To be black and to love punk rock is to navigate two worlds that don’t typically intersect, but AFROPUNK Fest has been doing just that since its genesis in a dingy Lower East Side club for black youth. Founded by Matthew Morgan and James Spooner, the festival grew out of the duo’s 2003 documentary, Afro-Punk, which explored the narratives of black youth who identified with the punk rock subculture. Inspired by those narratives, Morgan and Spooner created AFROPUNK Fest to unify these marginalized lovers of punk rock.
“I knew there were lots of us,” Morgan said. “We were just scattered and we needed something to connect us together.”
In nearly a decade of festivals, Morgan and Spooner have done that and more. Year after year the festival proves that it’s possible to make so many men and women of color feel at home in a community that fully realizes their cool.
AFROPUNK has grown into the second-largest musical festival in Brooklyn. The festival marked its ninth anniversary last weekend, drawing a multigenerational crowd of 28,000 fans to Fort Greene’s Commodore Barry Park. Concertgoers enjoyed three music stages, 30 local food trucks, a rock climbing wall, a skate park, and an artist marketplace. The festival drew mainstream names like DJ (and drummer for the Roots) Questlove and Jada Pinkett Smith, the actress who performed with her nu metal group Wicked Wisdom—and acts like gay bounce artist Big Freedia, hip-hop legend Jean Grae and rap-rock band The White Mandingos.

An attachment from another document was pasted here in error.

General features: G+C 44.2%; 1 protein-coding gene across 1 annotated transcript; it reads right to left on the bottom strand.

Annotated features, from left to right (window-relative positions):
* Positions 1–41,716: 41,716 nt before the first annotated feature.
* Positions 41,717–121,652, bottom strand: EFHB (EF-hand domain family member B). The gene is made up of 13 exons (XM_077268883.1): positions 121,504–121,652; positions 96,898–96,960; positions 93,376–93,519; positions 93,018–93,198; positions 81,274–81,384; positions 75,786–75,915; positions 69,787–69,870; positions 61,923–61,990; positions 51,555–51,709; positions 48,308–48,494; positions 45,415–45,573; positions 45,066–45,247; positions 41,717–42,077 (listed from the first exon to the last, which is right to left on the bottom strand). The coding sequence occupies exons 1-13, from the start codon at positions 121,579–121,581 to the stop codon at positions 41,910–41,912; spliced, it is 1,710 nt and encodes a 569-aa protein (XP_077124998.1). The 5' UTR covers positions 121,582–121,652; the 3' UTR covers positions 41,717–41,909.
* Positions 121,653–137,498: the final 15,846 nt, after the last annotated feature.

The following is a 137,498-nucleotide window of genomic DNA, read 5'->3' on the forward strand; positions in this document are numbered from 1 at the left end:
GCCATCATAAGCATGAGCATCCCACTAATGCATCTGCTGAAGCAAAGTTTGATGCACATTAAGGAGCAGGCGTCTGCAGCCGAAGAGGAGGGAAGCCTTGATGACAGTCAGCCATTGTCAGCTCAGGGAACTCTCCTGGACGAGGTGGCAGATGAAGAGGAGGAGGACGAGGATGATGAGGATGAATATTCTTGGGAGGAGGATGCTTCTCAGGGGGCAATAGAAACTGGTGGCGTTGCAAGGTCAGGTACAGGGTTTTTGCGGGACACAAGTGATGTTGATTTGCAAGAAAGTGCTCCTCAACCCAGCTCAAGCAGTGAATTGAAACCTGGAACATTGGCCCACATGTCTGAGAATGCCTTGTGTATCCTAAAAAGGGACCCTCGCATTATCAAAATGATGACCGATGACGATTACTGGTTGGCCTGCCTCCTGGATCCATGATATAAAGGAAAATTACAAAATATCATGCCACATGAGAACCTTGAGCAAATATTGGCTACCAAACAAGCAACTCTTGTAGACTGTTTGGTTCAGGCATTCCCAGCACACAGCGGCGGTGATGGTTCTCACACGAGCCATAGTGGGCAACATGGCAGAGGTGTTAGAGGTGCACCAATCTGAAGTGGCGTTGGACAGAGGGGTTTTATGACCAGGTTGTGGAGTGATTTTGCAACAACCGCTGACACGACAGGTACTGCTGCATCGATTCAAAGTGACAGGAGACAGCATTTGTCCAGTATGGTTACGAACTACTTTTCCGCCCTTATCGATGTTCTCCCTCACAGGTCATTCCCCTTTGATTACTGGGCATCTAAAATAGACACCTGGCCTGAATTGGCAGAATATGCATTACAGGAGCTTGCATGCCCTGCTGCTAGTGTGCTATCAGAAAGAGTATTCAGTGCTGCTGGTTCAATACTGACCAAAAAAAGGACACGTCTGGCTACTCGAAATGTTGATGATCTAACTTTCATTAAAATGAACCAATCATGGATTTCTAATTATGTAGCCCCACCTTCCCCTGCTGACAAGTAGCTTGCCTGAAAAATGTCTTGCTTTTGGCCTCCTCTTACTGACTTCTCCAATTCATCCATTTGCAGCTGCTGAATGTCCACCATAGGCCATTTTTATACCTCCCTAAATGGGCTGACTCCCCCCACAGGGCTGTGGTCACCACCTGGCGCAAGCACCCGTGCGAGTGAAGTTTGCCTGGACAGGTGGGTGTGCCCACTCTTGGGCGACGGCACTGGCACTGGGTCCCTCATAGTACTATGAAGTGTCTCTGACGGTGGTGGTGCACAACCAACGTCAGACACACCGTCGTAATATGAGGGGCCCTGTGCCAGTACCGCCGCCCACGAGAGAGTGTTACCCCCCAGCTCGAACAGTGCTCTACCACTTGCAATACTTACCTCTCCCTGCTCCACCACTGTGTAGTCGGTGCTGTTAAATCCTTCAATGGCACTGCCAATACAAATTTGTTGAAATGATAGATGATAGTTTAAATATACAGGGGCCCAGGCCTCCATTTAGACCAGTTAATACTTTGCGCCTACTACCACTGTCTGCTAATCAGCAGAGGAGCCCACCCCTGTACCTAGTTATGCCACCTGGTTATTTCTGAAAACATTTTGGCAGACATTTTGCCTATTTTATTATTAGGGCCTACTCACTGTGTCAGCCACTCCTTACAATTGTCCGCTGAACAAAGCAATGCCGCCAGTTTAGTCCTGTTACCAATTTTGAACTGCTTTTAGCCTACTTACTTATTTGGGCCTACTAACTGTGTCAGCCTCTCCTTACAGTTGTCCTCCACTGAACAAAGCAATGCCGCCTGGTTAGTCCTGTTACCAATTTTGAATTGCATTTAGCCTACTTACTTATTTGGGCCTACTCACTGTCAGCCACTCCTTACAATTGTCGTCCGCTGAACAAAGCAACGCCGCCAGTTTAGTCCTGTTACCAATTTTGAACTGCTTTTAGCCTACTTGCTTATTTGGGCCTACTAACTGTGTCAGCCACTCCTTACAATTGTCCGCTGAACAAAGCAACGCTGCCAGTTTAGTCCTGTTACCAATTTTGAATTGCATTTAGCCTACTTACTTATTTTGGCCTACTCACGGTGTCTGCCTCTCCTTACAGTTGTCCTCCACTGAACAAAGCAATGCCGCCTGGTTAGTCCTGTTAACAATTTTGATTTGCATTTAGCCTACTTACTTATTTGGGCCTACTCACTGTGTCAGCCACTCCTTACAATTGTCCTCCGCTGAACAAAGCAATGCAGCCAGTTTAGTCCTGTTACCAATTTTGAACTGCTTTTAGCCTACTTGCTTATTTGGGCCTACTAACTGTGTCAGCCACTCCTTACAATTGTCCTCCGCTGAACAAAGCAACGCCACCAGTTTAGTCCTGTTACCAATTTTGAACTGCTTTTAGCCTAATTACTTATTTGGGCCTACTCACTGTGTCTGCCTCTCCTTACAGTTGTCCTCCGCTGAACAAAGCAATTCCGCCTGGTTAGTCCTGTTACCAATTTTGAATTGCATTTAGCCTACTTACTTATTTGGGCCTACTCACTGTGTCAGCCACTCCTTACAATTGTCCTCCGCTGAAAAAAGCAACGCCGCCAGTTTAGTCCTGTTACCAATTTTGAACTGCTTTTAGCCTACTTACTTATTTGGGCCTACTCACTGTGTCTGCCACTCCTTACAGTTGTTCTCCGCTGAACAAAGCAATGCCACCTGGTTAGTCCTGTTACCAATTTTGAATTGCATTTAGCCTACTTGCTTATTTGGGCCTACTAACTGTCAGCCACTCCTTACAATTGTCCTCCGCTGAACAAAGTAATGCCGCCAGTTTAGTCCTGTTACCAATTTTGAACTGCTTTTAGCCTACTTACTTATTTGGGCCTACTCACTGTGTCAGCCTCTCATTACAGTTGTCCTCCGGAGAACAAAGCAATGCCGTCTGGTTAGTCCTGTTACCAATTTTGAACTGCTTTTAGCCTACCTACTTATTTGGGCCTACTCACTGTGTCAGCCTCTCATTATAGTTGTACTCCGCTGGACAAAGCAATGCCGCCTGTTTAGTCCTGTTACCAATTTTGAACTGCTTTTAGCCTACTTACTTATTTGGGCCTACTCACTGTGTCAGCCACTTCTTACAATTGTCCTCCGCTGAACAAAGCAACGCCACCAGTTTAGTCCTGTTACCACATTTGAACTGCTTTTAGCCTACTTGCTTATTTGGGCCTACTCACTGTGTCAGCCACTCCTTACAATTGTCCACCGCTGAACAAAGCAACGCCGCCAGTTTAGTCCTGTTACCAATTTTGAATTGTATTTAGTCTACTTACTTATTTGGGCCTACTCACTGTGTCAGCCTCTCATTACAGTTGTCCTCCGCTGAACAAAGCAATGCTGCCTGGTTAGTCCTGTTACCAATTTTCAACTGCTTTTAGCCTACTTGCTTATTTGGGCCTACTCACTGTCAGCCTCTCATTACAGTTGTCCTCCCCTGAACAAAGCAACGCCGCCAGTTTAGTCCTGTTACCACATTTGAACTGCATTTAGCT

“When I was coming up in the ’80s, if you were a kid of color in ‘white’ music or ‘aggressive’ music, you were the odd man out,” White Mandingos lead guitarist Sacha Jenkins told MSNBC in an interview.
Jenkins saw quite a different scene this weekend. “I saw so many different generations of black folk who were interested in participating in a festival that had a broad range of music. The phrase ‘Afro Punk’ is mildly redundant because there is nothing more punk that being black.”
AFROPUNK has grown to embrace progressive hip-hop heads, adult punk rockers, BMX bike riders, skateboarders, ’80s vogue queens, and electro dancers. These folks, who typically fall through the cracks of mainstream America and black popular culture, have found a safer and more multicultural space they could call home.
The founders’ quest towards mainstream acceptance has not been easy. “It’s taken time because we were perceived as the weird black people,” Morgan said. But engendering a spirit of freedom at the festival continues to motivate Morgan and his team, who worked closely with local police to ensure the crowd felt safe.
That work has paid off for Morgan. “Now, it’s cool to be different and cool to stand out and to be an individual. The core of the audience has grown,” he said. “More people come and realize what the energy is and they want to replicate what’s going on–a sense of true freedom.”